An Assessment of the Sealed Envelope Method to Measure Reports of Sensitive Behaviors among Women and Men in Nigeria and Zambia

Ann E. Biddlecom, United Nations Population Division
Akinrinola Bankole, Guttmacher Institute
Odun Akinyemi, University of Ibadan
Kumbutso Dzekedzeke, Independent Consultant
Allison Grossman, Guttmacher Institute
Isaac Adewole, University of Ibadan
Adesina Oladokun, University of Ibadan

Accurate self-reports of sensitive behaviours are critical for measuring levels and trends in reproductive health, evaluating interventions and implementing effective policies and programmes. This study draws on household-based survey data collected in 2009-2010 in Nigeria and Zambia to compare reproductive-age women’s and men’s reports of induced abortion, multiple sex partners and perceptions of HIV status from questions in a face-to-face (FTF) interview versus a sealed envelope method (SEM) that was administered at the end of the survey interview. The levels and consistency of self-reports across the two approaches, associated respondent characteristics and patterns by sex and country are examined. Preliminary results show small increases in reports of abortion, multiple sex partners and being HIV-positive in Nigeria, but not in Zambia, when using the more confidential SEM approach compared to FTF. The results raise questions about the suitability and implementation of the SEM method for reducing bias in self-reported sensitive behaviours.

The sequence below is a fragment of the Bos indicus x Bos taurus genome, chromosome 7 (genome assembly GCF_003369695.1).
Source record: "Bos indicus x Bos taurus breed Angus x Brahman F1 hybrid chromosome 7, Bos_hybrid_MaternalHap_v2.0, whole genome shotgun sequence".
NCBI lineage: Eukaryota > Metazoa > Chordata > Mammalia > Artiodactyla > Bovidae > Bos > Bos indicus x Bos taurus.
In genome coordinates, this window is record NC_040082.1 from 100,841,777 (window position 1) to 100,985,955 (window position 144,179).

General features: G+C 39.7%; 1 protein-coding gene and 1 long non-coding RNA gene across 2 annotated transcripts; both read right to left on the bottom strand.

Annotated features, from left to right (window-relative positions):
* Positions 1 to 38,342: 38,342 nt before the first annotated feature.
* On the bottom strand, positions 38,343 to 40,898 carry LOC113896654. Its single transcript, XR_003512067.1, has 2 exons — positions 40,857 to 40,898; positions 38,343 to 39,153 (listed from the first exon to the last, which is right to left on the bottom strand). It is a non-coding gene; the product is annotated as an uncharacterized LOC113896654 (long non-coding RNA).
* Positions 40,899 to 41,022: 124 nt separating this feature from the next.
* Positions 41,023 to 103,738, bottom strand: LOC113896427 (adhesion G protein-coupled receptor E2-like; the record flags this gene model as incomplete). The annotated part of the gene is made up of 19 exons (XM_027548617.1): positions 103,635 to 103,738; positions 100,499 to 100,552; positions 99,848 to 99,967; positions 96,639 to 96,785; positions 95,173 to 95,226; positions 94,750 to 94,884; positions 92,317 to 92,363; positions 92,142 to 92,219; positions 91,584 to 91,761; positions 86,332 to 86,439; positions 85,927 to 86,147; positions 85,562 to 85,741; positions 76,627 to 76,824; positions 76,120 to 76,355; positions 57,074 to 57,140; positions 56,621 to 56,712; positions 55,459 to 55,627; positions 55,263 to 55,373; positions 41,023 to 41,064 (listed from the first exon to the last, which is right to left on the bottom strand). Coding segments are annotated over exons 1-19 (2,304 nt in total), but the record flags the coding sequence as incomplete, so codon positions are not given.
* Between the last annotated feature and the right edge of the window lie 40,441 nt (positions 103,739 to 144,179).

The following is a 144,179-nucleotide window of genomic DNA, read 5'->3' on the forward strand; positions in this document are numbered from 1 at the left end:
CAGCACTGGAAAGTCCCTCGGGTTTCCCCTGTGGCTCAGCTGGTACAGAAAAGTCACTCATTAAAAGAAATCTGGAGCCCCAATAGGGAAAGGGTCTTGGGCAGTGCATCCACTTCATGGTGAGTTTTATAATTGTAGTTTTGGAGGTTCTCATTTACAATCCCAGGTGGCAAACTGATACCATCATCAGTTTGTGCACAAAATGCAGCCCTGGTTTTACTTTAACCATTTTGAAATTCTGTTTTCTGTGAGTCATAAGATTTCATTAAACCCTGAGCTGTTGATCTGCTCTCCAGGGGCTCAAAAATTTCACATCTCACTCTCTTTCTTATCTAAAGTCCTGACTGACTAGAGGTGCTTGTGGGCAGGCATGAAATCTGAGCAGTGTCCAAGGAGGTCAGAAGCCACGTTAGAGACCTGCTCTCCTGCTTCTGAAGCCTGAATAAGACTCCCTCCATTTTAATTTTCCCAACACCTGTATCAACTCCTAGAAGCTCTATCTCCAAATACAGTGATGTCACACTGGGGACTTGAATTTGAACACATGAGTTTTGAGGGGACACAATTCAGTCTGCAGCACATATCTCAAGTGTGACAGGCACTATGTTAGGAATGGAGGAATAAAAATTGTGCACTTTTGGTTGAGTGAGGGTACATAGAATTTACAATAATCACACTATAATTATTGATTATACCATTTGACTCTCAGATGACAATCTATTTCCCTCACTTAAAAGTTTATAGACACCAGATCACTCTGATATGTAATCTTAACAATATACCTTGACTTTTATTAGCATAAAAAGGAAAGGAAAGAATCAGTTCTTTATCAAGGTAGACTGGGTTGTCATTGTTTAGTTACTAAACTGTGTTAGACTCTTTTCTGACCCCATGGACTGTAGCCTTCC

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Presented in Session 62: Advances in Measures and Models of Sexual Behavior